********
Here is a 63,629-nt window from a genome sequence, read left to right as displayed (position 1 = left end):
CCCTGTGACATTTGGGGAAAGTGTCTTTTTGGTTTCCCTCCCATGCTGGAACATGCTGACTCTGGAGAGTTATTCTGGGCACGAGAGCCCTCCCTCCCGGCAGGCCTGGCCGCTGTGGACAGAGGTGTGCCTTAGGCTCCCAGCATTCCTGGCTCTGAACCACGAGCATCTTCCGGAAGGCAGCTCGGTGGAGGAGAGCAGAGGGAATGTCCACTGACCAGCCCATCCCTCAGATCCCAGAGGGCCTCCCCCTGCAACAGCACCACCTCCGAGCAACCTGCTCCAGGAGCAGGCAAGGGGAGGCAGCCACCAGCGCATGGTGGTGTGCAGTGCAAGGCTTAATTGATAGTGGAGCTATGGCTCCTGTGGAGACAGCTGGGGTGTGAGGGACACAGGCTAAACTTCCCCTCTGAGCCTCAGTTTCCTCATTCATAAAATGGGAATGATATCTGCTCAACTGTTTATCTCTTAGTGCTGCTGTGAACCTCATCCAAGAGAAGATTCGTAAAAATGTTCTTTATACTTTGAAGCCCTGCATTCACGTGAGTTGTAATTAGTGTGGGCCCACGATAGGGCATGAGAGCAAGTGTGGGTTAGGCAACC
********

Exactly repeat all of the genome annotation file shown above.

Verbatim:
Here is a 63,629-nt window from a genome sequence, read left to right as displayed (position 1 = left end):
CCCTGTGACATTTGGGGAAAGTGTCTTTTTGGTTTCCCTCCCATGCTGGAACATGCTGACTCTGGAGAGTTATTCTGGGCACGAGAGCCCTCCCTCCCGGCAGGCCTGGCCGCTGTGGACAGAGGTGTGCCTTAGGCTCCCAGCATTCCTGGCTCTGAACCACGAGCATCTTCCGGAAGGCAGCTCGGTGGAGGAGAGCAGAGGGAATGTCCACTGACCAGCCCATCCCTCAGATCCCAGAGGGCCTCCCCCTGCAACAGCACCACCTCCGAGCAACCTGCTCCAGGAGCAGGCAAGGGGAGGCAGCCACCAGCGCATGGTGGTGTGCAGTGCAAGGCTTAATTGATAGTGGAGCTATGGCTCCTGTGGAGACAGCTGGGGTGTGAGGGACACAGGCTAAACTTCCCCTCTGAGCCTCAGTTTCCTCATTCATAAAATGGGAATGATATCTGCTCAACTGTTTATCTCTTAGTGCTGCTGTGAACCTCATCCAAGAGAAGATTCGTAAAAATGTTCTTTATACTTTGAAGCCCTGCATTCACGTGAGTTGTAATTAGTGTGGGCCCACGATAGGGCATGAGAGCAAGTGTGGGTTAGGCAACC